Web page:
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A few weeks back, I suggested that the role of IT professional is one of diplomat between the boxes and the business. I have this picture in my head of urgent communiqués and hushed conversations, exotic locales (like the board room) and different world views all colliding in the middle of tense situations that could boil over into real conflict at any moment. As with any cross-culture experience, patience and a great deal of flexibility is the order of the day.
And theres the rub. One of the parties to this on-going international crisis is not known for either flexibility or patience, and Im not talking about the business folks. Built into the very DNA of the technology professional is an aversion to the unexpected and consequently, an extreme magnification of small difference. Not exactly the definition of flexible. Mix in a radical compression of the passing of time and youve got a recipe for misunderstanding.
We all know that the digital world is built up from the bits and the bytes, long flowing strands of 1s and 0s combining and recombining in a flash to create
well, what? Data? Information? Meaning? A new reality? Not exactly. At least I hope not. Dont get me wrong. Im very grateful to the boxes and the wonders they have wrought. I owe my livelihood for the last twenty-five years to all that.
None-the-less, its hard not to notice that all that 0-ing and 1-ing of the real world is clipping off bits and pieces of reality that Id rather not lose. Im not trying to restart that old and rather boring argument about the brittleness of digital sound or some such. Take a moment and look at the sleeve of your shirt or blouse. Focus on a patch of a single color. Im guessing that because of variations in the light source and folds and wrinkles in the cloth (yeah, I hate to iron, too), that patch of color has many variations of the same color. Im not talking 256 bit color nor the full richness of the Pantone scale. Im talking seamless transformation, not being able to tell when it was this color then that color, because there is no dividing line. Its all one thing, the color of your shirt. Though there are obvious differences, we know that color is one thing. Digitizing it all, and then replicating some few archetypes endlessly at lightening like speed is just not the same thing. Perhaps a trivial difference for the haberdashery, but is it still trivial as we disassemble the identities of our customers or employees into a finite set of bits and bytes and then reassemble that identity elsewhere without real connection to the original?
O.k O.k., I havent gone soft in the head (or at least not any softer). On the one hand youve got the boxes that construct models of the world using those long flowing strands of bits and bytes. No matter how many gigabytes we throw together at whatever nano-second rate, its still a finite number. Thats not like the reality of doing business on a day-to-day basis where there are an infinite number of decisions, judgments and pure intuition required to successfully navigate a given day. On a good day, the accounting systems do a pretty good job of representing the ebb and flow of cash through our businesses. On a bad day, either through malice or just a lack of understanding, the picture painted by the accounting systems begins to vary from the reality of bank balances, stock portfolios, and credit ratings. Its the difference between a high quality streaming video of your daughters wedding and sitting in the front row as she says I do.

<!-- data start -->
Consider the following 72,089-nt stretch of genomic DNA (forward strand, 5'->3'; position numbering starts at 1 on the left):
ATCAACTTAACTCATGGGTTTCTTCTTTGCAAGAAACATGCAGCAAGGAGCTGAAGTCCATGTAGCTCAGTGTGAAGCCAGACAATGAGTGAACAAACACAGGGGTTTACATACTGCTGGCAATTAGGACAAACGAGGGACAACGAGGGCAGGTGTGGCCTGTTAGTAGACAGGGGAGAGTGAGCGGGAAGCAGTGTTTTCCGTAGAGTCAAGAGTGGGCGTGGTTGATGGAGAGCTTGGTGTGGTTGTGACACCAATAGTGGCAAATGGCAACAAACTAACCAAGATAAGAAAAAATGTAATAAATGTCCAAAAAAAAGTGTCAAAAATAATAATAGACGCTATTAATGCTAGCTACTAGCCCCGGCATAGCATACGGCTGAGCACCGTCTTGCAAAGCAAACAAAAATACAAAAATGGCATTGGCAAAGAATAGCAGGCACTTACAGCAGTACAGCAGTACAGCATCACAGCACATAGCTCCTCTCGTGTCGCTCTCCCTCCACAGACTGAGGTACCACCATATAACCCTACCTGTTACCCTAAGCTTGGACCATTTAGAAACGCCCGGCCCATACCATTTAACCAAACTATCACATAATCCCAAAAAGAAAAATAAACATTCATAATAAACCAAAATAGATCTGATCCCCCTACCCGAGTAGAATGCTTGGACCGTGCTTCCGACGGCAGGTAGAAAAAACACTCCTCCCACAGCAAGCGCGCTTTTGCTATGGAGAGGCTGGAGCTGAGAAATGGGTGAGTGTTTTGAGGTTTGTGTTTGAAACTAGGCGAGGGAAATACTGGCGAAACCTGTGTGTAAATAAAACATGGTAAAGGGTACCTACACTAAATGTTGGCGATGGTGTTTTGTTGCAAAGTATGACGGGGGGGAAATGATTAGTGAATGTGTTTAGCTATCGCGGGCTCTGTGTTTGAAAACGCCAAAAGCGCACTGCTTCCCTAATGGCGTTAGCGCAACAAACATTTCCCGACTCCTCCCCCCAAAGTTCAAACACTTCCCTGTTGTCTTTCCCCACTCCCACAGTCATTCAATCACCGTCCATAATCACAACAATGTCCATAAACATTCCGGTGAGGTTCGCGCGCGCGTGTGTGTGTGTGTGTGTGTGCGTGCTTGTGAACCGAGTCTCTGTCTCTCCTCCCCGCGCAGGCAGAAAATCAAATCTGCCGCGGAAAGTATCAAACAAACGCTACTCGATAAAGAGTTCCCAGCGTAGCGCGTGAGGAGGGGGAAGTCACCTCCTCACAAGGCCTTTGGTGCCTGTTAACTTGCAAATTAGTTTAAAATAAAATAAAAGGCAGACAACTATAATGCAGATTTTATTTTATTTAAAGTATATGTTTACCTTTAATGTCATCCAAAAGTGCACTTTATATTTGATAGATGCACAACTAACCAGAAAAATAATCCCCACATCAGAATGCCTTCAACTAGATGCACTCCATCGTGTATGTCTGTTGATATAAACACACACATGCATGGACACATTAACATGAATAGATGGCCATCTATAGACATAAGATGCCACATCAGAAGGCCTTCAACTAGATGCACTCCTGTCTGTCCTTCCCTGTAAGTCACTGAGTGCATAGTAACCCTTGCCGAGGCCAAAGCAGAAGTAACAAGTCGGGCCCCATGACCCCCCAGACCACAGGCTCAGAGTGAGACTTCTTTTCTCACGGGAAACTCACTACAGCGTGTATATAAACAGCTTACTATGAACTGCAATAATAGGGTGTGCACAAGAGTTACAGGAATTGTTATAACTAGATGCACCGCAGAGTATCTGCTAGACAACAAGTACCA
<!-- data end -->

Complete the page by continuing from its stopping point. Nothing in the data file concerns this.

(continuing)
At one of my clients, the folks in the field complain about those people in the home office who just do what the computers tell them to and the complete lack of sensitivity to local realities or concerns. Conversations with the home office staff reveal a frustration with a flood of data which only partially reflects the real information they need to make informed decisions and forces them to rely on computer driven reports and analysis. The IT folks talk about users that cant describe how they make decisions or what information is critical. This state of affairs is a combination of users not knowing (see Malcom Gladwells latest, Blink), and the IT folks not being able to hear or represent. It all boils down to your satisfaction with computer systems being directly correlated to how well you understand the fundamentals of your organization. In a bit of recursive irony that proves the universe has a sense of humor, as IT becomes more embedded in our businesses, one of those fundamentals may be the IT or at least how its used.
So before you begin editing out bits and pieces of reality to model your business reality with the bits and bytes, its important to have an accurate understanding of whats critical in that daily business grind and whats not. Its not something youll get from an MBA or a reference manual. As any old hand in the foreign service will tell you, theres no substitute for time spent in country. And thats true whether your passport reads IT or Business.
Byron Glick is a principal at Prairie Star Consulting, LLC of Madison Wis. Prairie Star specializes in managing the organizational impacts of technology. He can be contacted via e-mail at firstname.lastname@example.org
or via telephone at 608/345-3958.
The opinions expressed herein or statements made in the above column are solely those of the author, & do not necessarily reflect the views of Wisconsin Technology Network, LLC. (WTN). WTN, LLC accepts no legal liability or responsibility for any claims made or opinions expressed herein.